Here are some Aronia shrubs that have been failing since they were planted. A beautiful shrub native to Ohio (usually called chokeberry) that was planted in a parking lot. This plant can be found in low areas and likes moist ground. So why is it here, in one of the driest microclimates imagineable? An irresponsible waste of resourses that will only cost more money shortly. Far too often a plant that is actually native is planted in a location that very plant is NOT native to. Just because a plant is native to Ohio doesn't mean that it can be planted anywhere someone wants native plants. This is a complete shame regardless, especially since Aronia is becoming popular for its berry's juice. Also a great example of the more the merrier when it comes to fruit production. Dead leaves on the same stem as fruit?
Red admiral on echinacea
Here is a red admiral butterfly in our backyard feeding on a coneflower. There were more of these butterflies this summer than usual. This spike in population is common with plants as well. As an example, you may notice some pine trees have a huge crop of pine cones for a year or two and have a few years of normal cone production.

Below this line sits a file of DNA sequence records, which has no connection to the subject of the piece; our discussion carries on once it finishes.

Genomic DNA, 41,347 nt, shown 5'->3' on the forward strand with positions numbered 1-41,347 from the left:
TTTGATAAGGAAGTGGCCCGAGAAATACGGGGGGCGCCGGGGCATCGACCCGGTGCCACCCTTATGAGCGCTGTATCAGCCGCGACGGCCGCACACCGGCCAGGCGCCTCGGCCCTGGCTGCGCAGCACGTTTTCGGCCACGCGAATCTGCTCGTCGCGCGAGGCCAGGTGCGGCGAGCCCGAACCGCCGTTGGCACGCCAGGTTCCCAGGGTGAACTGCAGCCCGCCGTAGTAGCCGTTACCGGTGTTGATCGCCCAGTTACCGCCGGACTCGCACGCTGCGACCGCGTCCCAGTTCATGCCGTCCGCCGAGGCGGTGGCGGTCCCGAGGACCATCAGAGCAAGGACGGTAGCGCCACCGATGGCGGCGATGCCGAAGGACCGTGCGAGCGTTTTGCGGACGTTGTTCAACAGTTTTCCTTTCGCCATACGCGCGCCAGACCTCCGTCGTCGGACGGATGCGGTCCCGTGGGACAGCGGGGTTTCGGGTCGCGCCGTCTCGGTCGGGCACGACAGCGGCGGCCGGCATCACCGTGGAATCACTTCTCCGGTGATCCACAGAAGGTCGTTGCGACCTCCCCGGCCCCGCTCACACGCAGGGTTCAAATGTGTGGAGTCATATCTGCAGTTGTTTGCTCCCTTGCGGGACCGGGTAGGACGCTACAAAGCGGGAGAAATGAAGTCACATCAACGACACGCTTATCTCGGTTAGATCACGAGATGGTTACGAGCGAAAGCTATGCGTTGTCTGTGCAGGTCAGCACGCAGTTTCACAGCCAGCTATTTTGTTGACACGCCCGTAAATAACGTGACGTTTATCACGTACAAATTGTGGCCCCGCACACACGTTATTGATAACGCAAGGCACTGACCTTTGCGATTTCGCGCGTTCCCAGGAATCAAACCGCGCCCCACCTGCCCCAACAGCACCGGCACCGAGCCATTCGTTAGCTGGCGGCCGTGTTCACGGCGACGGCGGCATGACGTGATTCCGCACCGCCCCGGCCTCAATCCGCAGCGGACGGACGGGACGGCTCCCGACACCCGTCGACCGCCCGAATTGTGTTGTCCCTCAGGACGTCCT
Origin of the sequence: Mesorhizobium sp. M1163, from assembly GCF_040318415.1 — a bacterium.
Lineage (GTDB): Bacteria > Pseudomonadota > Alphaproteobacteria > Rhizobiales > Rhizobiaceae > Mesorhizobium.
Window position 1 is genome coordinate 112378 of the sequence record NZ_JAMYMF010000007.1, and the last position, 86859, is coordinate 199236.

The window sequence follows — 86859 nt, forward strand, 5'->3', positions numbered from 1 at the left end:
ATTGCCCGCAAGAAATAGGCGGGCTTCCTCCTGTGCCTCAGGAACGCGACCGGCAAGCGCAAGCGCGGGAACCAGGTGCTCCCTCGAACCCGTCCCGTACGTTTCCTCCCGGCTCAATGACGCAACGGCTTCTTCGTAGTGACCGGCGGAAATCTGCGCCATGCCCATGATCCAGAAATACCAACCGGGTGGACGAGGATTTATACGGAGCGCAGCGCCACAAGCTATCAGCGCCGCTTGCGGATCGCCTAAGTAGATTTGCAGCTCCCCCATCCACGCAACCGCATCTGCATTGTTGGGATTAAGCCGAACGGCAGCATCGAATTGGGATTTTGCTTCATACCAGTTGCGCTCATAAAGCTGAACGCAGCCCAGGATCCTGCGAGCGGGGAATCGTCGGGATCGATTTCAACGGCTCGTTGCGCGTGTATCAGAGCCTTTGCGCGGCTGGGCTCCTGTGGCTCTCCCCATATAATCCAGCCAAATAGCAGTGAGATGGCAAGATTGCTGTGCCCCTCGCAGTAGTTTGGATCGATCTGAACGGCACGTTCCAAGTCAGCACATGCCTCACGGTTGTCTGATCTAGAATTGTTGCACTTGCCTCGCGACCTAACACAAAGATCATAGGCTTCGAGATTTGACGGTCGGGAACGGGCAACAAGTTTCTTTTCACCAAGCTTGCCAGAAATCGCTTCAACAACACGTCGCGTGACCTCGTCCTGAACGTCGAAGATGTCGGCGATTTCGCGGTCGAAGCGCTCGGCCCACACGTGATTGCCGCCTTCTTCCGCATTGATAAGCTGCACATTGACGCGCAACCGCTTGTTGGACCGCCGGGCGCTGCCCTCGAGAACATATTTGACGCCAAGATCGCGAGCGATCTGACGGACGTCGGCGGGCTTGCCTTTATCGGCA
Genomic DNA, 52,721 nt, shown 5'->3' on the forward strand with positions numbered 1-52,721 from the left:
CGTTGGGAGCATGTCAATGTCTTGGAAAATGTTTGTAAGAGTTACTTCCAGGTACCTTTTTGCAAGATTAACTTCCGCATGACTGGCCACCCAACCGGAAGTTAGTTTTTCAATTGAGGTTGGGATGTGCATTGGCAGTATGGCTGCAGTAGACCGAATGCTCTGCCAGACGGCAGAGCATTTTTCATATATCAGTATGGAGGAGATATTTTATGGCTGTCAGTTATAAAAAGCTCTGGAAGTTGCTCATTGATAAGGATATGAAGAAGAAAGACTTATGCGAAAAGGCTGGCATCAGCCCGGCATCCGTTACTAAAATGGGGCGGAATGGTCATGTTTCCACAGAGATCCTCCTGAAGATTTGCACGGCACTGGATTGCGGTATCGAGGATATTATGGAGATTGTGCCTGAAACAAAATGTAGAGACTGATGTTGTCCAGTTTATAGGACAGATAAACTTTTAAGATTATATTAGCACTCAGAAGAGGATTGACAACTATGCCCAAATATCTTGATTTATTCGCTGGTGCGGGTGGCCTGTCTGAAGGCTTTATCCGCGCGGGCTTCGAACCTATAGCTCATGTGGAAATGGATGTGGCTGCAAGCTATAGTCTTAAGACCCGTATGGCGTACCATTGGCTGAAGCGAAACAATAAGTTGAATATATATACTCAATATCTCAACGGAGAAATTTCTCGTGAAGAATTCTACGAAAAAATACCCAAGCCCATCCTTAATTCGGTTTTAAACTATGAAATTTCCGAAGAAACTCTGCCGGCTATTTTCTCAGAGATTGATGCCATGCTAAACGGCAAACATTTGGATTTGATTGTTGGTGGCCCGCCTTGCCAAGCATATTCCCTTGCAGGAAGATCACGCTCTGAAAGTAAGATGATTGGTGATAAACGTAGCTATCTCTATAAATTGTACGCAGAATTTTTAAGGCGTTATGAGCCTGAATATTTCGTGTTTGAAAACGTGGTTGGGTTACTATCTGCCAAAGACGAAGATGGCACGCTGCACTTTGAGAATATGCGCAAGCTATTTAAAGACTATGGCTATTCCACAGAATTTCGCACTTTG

Here are the berries of redosier dogwood or red twigged dogwood. The white color is pretty amazing! The berries are a favorite food of birds so it isn't often they stay around that long. In most large-scale nurseries dogwood shrubs don't get to set much fruit for two main reasons: they are constantly sprayed with insecticide which wipes out pollinators, and they grow fairly rapidly so they are constantly shear pruned to push new growth. They do grow in the wild in central Ohio, but are usually confined to low areas. They are extremely hardy and can really take the cold without problems. The red stems tend to get a brighter red in the winter which makes for a nice break in the brown and grey of central Ohio's winter. As the main stems age, they lose vigor and color, so removing the older stems keeps the younger stems vigorous. This shrub is widely available but it is more common to find "fancy" dogwood shrubs of different varieties or species altogether. It is usually listed as Cornus sericea or Cornus stolonifera. I really like this shrub if it is planted in the right location and it is well taken care of. The excellent fall color is just another asset.